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The Horrific Beauty of A Place To Bury Strangers: APTBS at the Regent

A Place To Bury Strangers
FEATURED IMAGE: GRACE DUNN

A Place To Bury Strangers grant you access into their dome of ear deafening delights. Oliver Ackermann, Dion Lunadon and Lia Simone are the gatekeepers seething with energetic enthusiasm like a rabid dog foaming at the mouth. Upon arriving to The Regent, the first thing one ought to check for at this gig is the merch table. Why you say? It’s not often you find custom made pedals from one of the band members. First comment I hear from some guy, “They’re cheaper to buy here than online.” He turns to the lady merch keeper and asks, “You guys take card?”.

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A Place To Bury Strangers

A Place To Bury Strangers

A Place To Bury Strangers

A Place To Bury Strangers

On top of the usual merch from touring bands, you can buy ‘Death By Audio’ (DBA) effects pedals crafted by lead singer/guitarist wizard Oliver Ackermann. There is great inspiration that has been spurred from his DIY pedal company. The documentary ‘Goodnight Brooklyn’ directed by Matthew Conboy gives great insight into the glorious history that raised out of the beginnings of DBA. It builds up the expectation for each wild APTBS performance.

I settle into the crowd 10 minutes before their set time. Random enough, I look around the arches of the venue to see projections of Snoop Dogg on the walls before their set. Lights dim, wooing crowd can’t wait any longer. A tricky spectrum of colorful light appears behind the silhouettes of Oliver, Lia, and Dion. The looming  darkness is their dungeon and your senses are being attacked with thrilling success. Ear buds are recommended for their set and even sold at the mercy table beforehand. 

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A Place To Bury Strangers

A Place To Bury Strangers

A Place To Bury Strangers

A Place To Bury Strangers

APTBS are well known for their strobing light shows. They’re exciting to photograph, when you got the proper camera speed set. Otherwise, you’re SOL trying to catch the timing of the pulsating strobe. The most memorable moment was Dion leaping from the stage to disappear into the belly of the beastly crowd that was behind me. I followed his path, but was soon swallowed up by the crowd. Soon thereafter, Oliver’s guitar cuts out as Dion’s bass kept steady with Lia’s drums. 

Next thing I hear is the burst of buzzsaw guitar tone in the crowd. Oliver joined in a mosh as synths pulsed through the crowd. IT Felt like being transported to a faded memory of a moshpit I wish I had experienced at DBA before it got shut down. Close enough! One somber moment that occurred halfway through their set was when Lia had the spotlight to sing with Dulcimer in hand.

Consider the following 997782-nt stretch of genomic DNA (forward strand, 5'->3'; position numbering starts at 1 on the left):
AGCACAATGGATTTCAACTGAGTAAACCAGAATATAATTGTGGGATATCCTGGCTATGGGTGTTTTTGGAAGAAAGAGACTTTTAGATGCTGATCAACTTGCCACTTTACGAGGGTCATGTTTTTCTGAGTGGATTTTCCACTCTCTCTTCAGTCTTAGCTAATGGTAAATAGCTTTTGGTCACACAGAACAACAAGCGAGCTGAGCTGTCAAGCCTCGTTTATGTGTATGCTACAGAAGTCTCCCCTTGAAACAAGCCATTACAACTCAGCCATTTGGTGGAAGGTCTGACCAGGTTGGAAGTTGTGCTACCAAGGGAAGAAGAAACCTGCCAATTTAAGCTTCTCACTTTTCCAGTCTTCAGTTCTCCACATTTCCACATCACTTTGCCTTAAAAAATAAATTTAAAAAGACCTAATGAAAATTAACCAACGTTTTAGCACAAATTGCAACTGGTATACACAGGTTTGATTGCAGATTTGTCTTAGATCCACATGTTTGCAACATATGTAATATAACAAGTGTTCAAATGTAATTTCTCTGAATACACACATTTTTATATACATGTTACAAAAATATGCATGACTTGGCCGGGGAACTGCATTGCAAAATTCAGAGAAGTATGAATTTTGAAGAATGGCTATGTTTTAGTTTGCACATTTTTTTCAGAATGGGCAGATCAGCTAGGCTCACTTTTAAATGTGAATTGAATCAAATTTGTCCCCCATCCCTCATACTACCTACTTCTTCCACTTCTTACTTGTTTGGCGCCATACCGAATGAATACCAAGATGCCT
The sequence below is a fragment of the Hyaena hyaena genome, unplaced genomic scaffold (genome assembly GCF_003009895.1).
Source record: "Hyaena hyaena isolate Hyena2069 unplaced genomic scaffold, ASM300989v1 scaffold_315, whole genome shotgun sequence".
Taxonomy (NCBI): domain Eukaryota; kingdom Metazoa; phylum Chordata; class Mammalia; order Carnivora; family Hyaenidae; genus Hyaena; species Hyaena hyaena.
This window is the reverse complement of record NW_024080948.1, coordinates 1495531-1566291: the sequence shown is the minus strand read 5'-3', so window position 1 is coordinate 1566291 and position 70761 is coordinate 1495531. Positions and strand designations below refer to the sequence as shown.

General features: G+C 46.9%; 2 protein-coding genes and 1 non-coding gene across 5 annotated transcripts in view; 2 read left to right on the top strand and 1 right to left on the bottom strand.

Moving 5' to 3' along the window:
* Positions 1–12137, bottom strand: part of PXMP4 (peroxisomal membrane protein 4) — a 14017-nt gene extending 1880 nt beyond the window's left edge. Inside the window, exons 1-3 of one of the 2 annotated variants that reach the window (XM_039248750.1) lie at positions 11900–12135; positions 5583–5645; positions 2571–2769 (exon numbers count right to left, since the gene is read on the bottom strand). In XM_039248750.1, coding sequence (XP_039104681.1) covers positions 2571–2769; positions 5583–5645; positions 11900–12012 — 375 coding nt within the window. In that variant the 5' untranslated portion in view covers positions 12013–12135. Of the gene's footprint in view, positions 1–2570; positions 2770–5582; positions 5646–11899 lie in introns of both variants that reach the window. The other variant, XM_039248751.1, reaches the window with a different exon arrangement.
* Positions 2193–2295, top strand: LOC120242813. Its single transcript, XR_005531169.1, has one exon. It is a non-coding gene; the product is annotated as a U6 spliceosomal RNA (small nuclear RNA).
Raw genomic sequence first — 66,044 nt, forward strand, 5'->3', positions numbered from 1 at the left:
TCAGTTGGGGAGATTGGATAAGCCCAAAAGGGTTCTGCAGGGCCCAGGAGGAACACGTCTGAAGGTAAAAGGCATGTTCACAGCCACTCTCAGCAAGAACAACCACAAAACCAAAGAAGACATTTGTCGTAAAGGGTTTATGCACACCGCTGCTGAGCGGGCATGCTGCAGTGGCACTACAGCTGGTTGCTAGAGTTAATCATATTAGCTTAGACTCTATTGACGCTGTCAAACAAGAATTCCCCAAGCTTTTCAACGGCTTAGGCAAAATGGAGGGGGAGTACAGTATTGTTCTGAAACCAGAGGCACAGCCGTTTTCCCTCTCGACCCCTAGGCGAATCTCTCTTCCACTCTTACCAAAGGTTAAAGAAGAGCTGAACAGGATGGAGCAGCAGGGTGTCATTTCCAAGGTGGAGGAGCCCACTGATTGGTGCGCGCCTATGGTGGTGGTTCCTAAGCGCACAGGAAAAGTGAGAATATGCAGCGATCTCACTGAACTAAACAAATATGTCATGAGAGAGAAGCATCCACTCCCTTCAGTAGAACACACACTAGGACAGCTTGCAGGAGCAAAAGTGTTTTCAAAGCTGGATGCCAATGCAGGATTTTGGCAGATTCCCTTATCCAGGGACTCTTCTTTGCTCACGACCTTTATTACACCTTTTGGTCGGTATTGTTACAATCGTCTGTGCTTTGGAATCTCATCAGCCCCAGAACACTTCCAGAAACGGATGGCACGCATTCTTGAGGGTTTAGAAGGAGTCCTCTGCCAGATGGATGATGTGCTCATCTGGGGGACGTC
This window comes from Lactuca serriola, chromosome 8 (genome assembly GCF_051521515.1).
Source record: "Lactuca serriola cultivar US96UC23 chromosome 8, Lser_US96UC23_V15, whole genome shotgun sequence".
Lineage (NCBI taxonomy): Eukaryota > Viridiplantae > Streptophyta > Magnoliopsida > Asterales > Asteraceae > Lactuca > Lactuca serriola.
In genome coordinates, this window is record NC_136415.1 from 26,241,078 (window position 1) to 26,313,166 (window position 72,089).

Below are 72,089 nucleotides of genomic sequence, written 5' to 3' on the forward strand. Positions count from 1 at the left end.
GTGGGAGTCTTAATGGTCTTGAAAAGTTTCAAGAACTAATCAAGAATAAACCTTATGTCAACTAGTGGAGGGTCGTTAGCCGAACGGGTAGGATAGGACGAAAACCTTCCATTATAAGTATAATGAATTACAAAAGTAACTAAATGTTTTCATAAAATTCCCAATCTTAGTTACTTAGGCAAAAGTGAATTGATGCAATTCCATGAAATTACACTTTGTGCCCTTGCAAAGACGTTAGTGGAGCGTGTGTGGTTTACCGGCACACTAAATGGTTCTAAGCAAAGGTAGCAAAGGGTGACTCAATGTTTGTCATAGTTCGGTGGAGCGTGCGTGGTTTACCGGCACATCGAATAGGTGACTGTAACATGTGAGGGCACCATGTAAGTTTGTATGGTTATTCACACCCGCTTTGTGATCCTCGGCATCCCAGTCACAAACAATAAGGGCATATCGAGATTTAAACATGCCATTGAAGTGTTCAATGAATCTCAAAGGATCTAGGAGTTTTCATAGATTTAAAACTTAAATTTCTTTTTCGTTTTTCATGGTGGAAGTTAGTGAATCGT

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A Place To Bury Strangers

A Place To Bury Strangers

A Place To Bury Strangers

A Place To Bury Strangers

Oliver’s vocals harmonized with Lia’s into a slow burn to match the racing feeling of sinister thoughts between lovers. It matches the sultry, gritty dark-wave feel their songs paint. This time around, the venue helped disperse that sizzling wall of sound the band concocted perfectly. I dared to take out my ear plugs and almost regret the pain, almost! 

A Place To Bury Strangers

A Place To Bury Strangers

A Place To Bury Strangers

A Place To Bury Strangers

Local heroes, Prettiest Eyes returned home from tour with APTBS and gave their all playing music off POOLS (Castle Records). Pachy’s frenetic drumming and twisted charisma gave way to an erratic freak out feeling. You took the PE pill, now ‘Mira Nena’ gets you grasping for air after stumbling into that after hours memory that nearly killed you. Pachy’s echoing vocals and Paco’s droning synth lines bubble up that memory you wish you could forget. The crowd slowly convulsed as their set progressed, letting more people ride beams blasting off from the kick drum into acid fueled mania. Once they flipped the switch on ‘Don’t Call’, more freaks took to feeling the pulsating bass of Marcos gyrating into the crowd. Those that showed up early gained a new perspective for the bubbling underground mind bending punk, dark wave, freak out summing up the sludge of today’s Los Angeles .

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Prettiest Eyes

Prettiest Eyes

Prettiest Eyes

Prettiest Eyes

Prettiest Eyes

Prettiest Eyes

Prettiest Eyes

Prettiest Eyes

Prettiest Eyes

Prettiest Eyes

Sextile better and angrier than ever, continued their June US tour by adding two dates with APTBS. Brady and Melissa have gathered a following that always packs LA venues tight from my recollection. Jeffertitti Moon (of The Entire Universe) joined on synths/guitar at the Regent this time around to match that explosive energy Brady delivers with each shout of lyrics every time he leaps forward into the crowd neck veins popping and all. Melissa pairs that pummeling attitude well with each strike of the drums. Each time ‘Ripped’ plays during their live set, that song is effective in building up the energy within the crowd. Whatever frustrations the band goes through, they channel it into deeply effective pieces of work. Sign of the times especially on one of their newest songs ‘Current Affair’. It’s very much the attitude of bullhorn protest leaders gathering their revolutionary following for change. Even though they started out in NY, they have soaked up LA into a tin can of black motor oil and bleak nights of sinister aggression.

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Sextile

Sextile

Sextile

Sextile

Sextile

Sextile

Sextile

Sextile

 

Words and Photos by: Grace Dunn

 

 

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